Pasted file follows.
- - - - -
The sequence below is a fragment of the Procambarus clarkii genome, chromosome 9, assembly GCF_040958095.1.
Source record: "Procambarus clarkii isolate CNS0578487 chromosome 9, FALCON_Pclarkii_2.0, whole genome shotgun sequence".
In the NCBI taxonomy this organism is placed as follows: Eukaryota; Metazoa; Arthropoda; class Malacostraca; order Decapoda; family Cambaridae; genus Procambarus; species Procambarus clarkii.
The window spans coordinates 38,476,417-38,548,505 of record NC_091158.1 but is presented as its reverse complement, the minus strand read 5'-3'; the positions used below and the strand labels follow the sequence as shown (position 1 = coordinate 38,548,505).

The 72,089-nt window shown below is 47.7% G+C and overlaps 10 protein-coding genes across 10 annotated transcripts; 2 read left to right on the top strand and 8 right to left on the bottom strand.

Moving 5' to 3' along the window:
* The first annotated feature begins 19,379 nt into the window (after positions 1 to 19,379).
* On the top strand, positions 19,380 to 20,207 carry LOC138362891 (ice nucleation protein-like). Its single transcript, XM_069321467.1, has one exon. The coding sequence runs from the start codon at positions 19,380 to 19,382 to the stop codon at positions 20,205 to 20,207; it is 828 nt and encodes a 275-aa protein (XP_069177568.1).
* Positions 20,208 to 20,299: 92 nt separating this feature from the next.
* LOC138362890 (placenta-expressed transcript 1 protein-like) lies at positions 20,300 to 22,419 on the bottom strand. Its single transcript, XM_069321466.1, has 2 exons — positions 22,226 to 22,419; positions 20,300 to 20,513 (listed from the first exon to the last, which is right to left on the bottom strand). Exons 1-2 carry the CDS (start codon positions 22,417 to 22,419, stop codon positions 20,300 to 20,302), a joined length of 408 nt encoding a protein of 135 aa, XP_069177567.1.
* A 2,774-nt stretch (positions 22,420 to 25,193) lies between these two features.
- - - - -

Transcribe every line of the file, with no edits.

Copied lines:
The sequence below is a fragment of the Procambarus clarkii genome, chromosome 9, assembly GCF_040958095.1.
Source record: "Procambarus clarkii isolate CNS0578487 chromosome 9, FALCON_Pclarkii_2.0, whole genome shotgun sequence".
In the NCBI taxonomy this organism is placed as follows: Eukaryota; Metazoa; Arthropoda; class Malacostraca; order Decapoda; family Cambaridae; genus Procambarus; species Procambarus clarkii.
The window spans coordinates 38,476,417-38,548,505 of record NC_091158.1 but is presented as its reverse complement, the minus strand read 5'-3'; the positions used below and the strand labels follow the sequence as shown (position 1 = coordinate 38,548,505).

The 72,089-nt window shown below is 47.7% G+C and overlaps 10 protein-coding genes across 10 annotated transcripts; 2 read left to right on the top strand and 8 right to left on the bottom strand.

Moving 5' to 3' along the window:
* The first annotated feature begins 19,379 nt into the window (after positions 1 to 19,379).
* On the top strand, positions 19,380 to 20,207 carry LOC138362891 (ice nucleation protein-like). Its single transcript, XM_069321467.1, has one exon. The coding sequence runs from the start codon at positions 19,380 to 19,382 to the stop codon at positions 20,205 to 20,207; it is 828 nt and encodes a 275-aa protein (XP_069177568.1).
* Positions 20,208 to 20,299: 92 nt separating this feature from the next.
* LOC138362890 (placenta-expressed transcript 1 protein-like) lies at positions 20,300 to 22,419 on the bottom strand. Its single transcript, XM_069321466.1, has 2 exons — positions 22,226 to 22,419; positions 20,300 to 20,513 (listed from the first exon to the last, which is right to left on the bottom strand). Exons 1-2 carry the CDS (start codon positions 22,417 to 22,419, stop codon positions 20,300 to 20,302), a joined length of 408 nt encoding a protein of 135 aa, XP_069177567.1.
* A 2,774-nt stretch (positions 22,420 to 25,193) lies between these two features.